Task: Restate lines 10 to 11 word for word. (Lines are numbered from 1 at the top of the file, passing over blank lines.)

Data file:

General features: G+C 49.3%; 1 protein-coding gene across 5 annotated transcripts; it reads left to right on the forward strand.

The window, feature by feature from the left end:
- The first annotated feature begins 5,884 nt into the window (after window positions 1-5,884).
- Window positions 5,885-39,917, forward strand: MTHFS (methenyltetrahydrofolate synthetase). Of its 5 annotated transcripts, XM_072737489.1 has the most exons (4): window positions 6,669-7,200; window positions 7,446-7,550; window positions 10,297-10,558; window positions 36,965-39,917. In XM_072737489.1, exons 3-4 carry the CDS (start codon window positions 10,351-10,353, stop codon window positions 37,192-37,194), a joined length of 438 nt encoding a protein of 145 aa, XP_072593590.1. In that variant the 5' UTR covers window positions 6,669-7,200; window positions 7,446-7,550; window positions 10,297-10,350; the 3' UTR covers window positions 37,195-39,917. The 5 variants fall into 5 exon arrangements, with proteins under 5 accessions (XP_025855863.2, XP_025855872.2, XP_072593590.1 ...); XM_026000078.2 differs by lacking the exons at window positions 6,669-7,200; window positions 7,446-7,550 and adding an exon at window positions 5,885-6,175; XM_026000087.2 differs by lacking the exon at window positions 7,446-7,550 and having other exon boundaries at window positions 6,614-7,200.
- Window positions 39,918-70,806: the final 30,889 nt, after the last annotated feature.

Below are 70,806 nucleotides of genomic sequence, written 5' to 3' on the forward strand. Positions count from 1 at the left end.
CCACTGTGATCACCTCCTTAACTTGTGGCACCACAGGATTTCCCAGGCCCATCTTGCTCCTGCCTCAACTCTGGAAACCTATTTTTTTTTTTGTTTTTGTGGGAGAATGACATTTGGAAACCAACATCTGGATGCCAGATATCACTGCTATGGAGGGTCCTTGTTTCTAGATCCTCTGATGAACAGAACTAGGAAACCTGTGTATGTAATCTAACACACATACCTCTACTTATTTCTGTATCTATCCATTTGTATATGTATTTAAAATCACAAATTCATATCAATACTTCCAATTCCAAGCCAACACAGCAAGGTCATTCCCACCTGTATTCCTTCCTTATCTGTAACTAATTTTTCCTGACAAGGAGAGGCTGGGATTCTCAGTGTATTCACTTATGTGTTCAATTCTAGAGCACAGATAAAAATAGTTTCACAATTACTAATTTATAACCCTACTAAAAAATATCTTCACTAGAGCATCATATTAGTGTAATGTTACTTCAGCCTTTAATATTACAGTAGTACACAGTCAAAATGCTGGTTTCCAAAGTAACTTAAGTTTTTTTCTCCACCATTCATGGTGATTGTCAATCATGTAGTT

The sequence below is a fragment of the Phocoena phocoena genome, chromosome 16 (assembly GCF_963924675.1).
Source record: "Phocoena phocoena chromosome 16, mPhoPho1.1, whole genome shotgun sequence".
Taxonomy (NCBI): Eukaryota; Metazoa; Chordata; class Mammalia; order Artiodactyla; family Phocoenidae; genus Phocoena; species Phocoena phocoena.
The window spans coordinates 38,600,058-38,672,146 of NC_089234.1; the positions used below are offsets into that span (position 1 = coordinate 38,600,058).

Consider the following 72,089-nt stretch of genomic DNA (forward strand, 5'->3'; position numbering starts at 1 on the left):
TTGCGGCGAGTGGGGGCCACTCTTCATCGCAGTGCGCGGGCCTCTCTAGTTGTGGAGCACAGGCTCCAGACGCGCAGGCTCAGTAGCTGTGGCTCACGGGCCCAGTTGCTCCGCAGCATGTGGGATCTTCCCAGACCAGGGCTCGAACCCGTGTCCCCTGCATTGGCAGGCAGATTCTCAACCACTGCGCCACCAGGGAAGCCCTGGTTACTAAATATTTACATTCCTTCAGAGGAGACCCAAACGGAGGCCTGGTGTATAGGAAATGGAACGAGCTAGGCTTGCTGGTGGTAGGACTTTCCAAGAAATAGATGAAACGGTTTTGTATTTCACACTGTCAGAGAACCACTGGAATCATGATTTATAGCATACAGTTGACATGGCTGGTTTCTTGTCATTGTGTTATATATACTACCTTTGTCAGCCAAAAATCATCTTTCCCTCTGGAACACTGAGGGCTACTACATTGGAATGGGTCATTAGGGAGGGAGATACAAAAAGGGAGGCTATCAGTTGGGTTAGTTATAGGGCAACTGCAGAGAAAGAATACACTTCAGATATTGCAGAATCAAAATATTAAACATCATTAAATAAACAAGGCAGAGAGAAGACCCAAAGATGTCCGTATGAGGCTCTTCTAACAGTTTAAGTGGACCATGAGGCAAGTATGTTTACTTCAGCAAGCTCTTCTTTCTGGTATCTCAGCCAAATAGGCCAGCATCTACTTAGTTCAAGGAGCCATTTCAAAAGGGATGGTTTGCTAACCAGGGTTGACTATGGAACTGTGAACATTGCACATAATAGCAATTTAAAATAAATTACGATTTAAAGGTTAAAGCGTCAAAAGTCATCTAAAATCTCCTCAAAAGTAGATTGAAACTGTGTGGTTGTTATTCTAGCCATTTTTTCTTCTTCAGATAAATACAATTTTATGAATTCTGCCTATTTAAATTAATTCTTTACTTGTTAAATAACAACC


Taxonomy (NCBI): Eukaryota; Metazoa; Chordata; class Mammalia; order Artiodactyla; family Phocoenidae; genus Phocoena; species Phocoena phocoena.
The window spans coordinates 38,600,058-38,672,146 of NC_089234.1; the positions used below are offsets into that span (position 1 = coordinate 38,600,058).